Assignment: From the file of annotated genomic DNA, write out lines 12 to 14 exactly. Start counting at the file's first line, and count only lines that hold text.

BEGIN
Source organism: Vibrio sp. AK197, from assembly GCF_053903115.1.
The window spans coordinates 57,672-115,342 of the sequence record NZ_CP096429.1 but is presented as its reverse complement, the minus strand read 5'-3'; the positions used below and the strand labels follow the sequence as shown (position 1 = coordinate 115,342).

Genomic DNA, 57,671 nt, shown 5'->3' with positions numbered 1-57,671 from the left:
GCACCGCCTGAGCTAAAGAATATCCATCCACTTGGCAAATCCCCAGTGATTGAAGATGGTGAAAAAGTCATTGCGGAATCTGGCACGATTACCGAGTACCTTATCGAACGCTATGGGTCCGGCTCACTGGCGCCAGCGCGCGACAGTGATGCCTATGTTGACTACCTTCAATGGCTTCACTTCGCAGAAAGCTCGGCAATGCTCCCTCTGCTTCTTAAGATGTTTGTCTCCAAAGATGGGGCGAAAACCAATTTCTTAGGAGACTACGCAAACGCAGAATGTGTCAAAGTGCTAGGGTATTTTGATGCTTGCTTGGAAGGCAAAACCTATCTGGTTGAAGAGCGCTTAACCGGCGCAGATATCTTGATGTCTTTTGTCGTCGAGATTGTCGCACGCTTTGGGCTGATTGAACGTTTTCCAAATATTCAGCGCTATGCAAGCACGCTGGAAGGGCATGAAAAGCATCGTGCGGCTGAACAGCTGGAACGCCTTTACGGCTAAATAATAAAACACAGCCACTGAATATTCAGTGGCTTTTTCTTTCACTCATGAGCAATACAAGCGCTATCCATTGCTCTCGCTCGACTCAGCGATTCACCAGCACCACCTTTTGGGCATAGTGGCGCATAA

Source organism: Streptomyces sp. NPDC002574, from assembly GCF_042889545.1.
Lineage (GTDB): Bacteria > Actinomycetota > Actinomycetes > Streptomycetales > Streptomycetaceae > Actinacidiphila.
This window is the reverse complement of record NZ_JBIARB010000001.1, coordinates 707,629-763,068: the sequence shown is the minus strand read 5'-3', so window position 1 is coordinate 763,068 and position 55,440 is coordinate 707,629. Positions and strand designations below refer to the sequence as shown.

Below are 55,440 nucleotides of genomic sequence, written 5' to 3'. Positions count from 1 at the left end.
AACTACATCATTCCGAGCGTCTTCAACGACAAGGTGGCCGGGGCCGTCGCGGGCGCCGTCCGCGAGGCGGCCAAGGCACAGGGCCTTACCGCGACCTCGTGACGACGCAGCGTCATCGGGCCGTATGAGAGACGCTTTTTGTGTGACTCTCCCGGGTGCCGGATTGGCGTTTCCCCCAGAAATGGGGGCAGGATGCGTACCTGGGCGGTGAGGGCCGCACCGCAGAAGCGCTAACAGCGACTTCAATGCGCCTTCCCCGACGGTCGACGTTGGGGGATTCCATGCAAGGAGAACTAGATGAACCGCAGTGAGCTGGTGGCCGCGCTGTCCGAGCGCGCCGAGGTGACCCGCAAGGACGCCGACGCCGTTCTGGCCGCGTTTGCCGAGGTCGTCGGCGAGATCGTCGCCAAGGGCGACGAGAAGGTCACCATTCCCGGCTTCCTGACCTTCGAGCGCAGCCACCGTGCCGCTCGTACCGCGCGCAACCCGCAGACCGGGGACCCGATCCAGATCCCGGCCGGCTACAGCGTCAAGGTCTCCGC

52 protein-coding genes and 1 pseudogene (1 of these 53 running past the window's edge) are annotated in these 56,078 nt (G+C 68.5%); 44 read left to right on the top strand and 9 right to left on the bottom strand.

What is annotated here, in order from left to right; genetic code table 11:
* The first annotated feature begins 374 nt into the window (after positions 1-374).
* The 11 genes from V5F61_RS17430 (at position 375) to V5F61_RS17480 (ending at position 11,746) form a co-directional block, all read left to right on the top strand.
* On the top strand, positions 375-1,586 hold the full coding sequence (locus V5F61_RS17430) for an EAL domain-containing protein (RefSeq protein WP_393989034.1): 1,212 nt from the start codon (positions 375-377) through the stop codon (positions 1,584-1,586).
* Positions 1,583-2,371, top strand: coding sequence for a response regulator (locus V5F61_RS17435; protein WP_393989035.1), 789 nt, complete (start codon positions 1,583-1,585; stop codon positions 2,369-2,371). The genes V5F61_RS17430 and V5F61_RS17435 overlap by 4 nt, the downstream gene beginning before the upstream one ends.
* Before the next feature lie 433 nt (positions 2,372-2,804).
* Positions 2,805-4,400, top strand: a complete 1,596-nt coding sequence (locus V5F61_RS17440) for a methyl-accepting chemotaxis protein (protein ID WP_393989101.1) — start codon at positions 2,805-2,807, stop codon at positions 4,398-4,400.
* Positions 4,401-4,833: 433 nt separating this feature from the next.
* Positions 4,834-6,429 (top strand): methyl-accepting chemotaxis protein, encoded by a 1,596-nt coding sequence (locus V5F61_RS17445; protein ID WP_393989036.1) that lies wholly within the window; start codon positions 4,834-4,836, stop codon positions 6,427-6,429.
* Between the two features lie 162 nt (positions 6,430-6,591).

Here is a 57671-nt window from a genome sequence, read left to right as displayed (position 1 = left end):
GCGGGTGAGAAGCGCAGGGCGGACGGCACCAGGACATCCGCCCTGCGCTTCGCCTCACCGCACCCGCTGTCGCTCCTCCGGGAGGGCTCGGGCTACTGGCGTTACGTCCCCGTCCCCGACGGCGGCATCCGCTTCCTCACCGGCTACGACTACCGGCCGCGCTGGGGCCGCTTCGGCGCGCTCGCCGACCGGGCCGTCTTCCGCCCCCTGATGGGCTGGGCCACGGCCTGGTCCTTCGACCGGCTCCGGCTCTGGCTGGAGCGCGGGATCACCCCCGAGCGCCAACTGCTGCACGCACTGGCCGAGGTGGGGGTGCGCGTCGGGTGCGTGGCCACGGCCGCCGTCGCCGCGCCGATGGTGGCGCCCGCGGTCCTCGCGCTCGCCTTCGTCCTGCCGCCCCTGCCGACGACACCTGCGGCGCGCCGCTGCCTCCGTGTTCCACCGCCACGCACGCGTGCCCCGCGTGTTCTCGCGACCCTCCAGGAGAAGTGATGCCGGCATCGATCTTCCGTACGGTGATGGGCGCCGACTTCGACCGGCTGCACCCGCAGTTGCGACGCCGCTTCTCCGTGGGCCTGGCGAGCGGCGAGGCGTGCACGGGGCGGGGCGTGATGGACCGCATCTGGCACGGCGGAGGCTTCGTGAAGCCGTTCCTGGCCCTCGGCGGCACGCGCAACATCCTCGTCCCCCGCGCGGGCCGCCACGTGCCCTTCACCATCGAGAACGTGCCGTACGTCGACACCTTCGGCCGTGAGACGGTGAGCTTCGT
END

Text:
* The first annotated feature begins 374 nt into the window (after positions 1-374).
* The 11 genes from V5F61_RS17430 (at position 375) to V5F61_RS17480 (ending at position 11,746) form a co-directional block, all read left to right on the top strand.
* On the top strand, positions 375-1,586 hold the full coding sequence (locus V5F61_RS17430) for an EAL domain-containing protein (RefSeq protein WP_393989034.1): 1,212 nt from the start codon (positions 375-377) through the stop codon (positions 1,584-1,586).